The only room we could get for the printing office was a basement room in a warehouse on the bank of the Mississippi River, with a ground floor which was kept damp by the water constantly trickling from the bankside. Here we set the type for the first number of the paper, which we got ready for the press in July, and had struck off only some two hundred copies when both Carlos and myself were stricken down with the chills and fever. And what added to our affliction, both our families were taken down with the same disease. My wife was taken down the very next day after I was, which sickness lasted us ten months. This was a year of suffering for the citizens of Nauvoo, as it was estimated that there was not one well person to ten who were sick. Five grown persons died out of one family in the short space of one week.
Before we had taken sick we had wet down paper sufficient for two thousand copies of the Times and Seasons, which paper mildewed and spoiled. Afterwards another batch of paper was wet down by Francis Higbee, who thought he could work the papers off, but he failed and that paper was lost.
Subscriptions for the paper soon commenced coming in, in answer to the prospectus, and the two hundred copies sent out, which enabled us to provide for our families; and also to have a small, cheap, frame building put up, 16 by 22, one-and-a-half stories high—the lower room for the printing office, and our friends moved myself and wife into the upper room, or chamber, in the latter part of August. We were moved upon our bed, and a portion of the time in those days neither of us was able to speak a loud word. We had been living in an old log house, situated in the woods above the upper stone house on the riverbank, more than a mile from the printing office. This was a happy change for us.
In the month of November 1839, we secured the services of a young printer from Ohio, Lyman Gaylord, and resumed the publication of the paper. In the winter of 1839–40, Brother Carlos and myself had each of us a log house built on a lot donated to us by the Church, situated on a block next to the one on which the printing office was located —and moved into the same in early spring.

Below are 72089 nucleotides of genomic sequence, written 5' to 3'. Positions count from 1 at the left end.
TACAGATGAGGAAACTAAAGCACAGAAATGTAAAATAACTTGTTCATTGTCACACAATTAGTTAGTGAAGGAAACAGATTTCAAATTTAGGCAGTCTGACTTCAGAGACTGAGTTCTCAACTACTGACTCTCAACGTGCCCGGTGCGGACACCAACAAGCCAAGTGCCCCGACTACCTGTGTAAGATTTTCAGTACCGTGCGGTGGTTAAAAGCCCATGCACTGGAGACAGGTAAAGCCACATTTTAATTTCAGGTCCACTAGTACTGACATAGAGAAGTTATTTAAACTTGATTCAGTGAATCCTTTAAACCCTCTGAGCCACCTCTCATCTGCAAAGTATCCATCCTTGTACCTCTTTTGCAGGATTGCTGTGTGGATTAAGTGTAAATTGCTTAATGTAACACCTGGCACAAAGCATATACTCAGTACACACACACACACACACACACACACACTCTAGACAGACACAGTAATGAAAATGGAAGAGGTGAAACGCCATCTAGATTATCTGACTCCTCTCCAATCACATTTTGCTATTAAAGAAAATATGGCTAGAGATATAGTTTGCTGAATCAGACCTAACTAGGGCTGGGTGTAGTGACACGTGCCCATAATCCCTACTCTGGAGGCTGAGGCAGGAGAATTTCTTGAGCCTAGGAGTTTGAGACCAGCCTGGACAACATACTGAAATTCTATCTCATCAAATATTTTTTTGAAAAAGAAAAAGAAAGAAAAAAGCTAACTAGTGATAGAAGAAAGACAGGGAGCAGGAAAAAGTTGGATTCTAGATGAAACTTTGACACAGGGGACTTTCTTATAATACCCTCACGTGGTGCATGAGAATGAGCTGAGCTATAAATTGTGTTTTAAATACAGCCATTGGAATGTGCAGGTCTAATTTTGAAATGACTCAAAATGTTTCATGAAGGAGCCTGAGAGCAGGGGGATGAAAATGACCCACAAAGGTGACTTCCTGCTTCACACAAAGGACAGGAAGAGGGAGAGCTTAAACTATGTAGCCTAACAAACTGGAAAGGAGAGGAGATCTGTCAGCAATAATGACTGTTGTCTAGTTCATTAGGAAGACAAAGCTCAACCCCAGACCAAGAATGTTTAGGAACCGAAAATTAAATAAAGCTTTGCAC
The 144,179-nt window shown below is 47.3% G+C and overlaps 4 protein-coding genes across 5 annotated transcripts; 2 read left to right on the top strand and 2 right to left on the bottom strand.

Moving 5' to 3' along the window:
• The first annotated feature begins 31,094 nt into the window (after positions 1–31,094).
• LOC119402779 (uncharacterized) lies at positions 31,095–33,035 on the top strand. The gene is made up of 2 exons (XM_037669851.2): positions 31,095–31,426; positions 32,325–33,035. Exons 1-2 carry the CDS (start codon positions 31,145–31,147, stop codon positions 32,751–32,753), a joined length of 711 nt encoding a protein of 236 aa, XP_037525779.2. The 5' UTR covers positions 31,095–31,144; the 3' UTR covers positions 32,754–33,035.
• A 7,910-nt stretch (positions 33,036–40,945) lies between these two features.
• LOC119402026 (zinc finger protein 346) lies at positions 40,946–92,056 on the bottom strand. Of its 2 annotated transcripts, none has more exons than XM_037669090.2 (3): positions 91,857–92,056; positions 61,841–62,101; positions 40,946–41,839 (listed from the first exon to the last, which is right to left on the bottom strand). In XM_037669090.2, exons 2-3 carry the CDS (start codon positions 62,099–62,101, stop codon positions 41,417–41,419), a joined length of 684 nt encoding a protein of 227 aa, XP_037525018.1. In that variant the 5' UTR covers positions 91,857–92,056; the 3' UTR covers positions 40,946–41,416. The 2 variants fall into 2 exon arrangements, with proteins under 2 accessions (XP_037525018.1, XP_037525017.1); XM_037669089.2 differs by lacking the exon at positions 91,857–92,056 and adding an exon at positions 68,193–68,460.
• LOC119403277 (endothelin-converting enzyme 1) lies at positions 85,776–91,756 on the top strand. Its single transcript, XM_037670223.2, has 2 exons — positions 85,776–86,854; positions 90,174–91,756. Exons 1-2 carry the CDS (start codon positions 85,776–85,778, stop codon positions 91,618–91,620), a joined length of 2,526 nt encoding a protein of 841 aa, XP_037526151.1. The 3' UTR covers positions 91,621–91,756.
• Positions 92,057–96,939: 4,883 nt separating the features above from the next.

The two editions of the Book of Mormon, spoken of above, had all been sold, so there were none to supply the demand which was being made for them. The question arose, How can means be devised to have an edition printed, as the Church was in the depths of poverty and many of its members just recovering from a severe and protracted sickness brought on in a great measure, as is believed, in consequence of the terrible exposure to which they had been subject in being driven from their homes in Missouri in the depths of winter? Therefore, the idea of having the Book of Mormon printed was given up as hopeless.
My health had so far recovered that I was able to walk back and forth from my house to the printing office; when, in the month of May 1840 as I was walking from my house to the printing office, I received a manifestation from the Lord—such an one as I never received before or since. It seemed that a ball of fire came down from above, and striking the top of my head, passed down through into my heart and told me in plain, distinct language what course to pursue, and I could succeed in getting the Book of Mormon stereotyped and printed. I went into the printing office, and in a few moments Brother Joseph Smith (he who translated the Book of Mormon by the gift and power of God, as I verily know) stepped into the office; when I said to him, "Brother Joseph, if you will furnish $200 and give us the privilege of printing two thousand copies of the Book of Mormon, Carlos and I will get $200 more and we will get it stereotyped and give you the plates." He dropped his face into his hand for a minute or so, when he said, "I will do it." He asked how soon we would want the money. I replied, "In two weeks."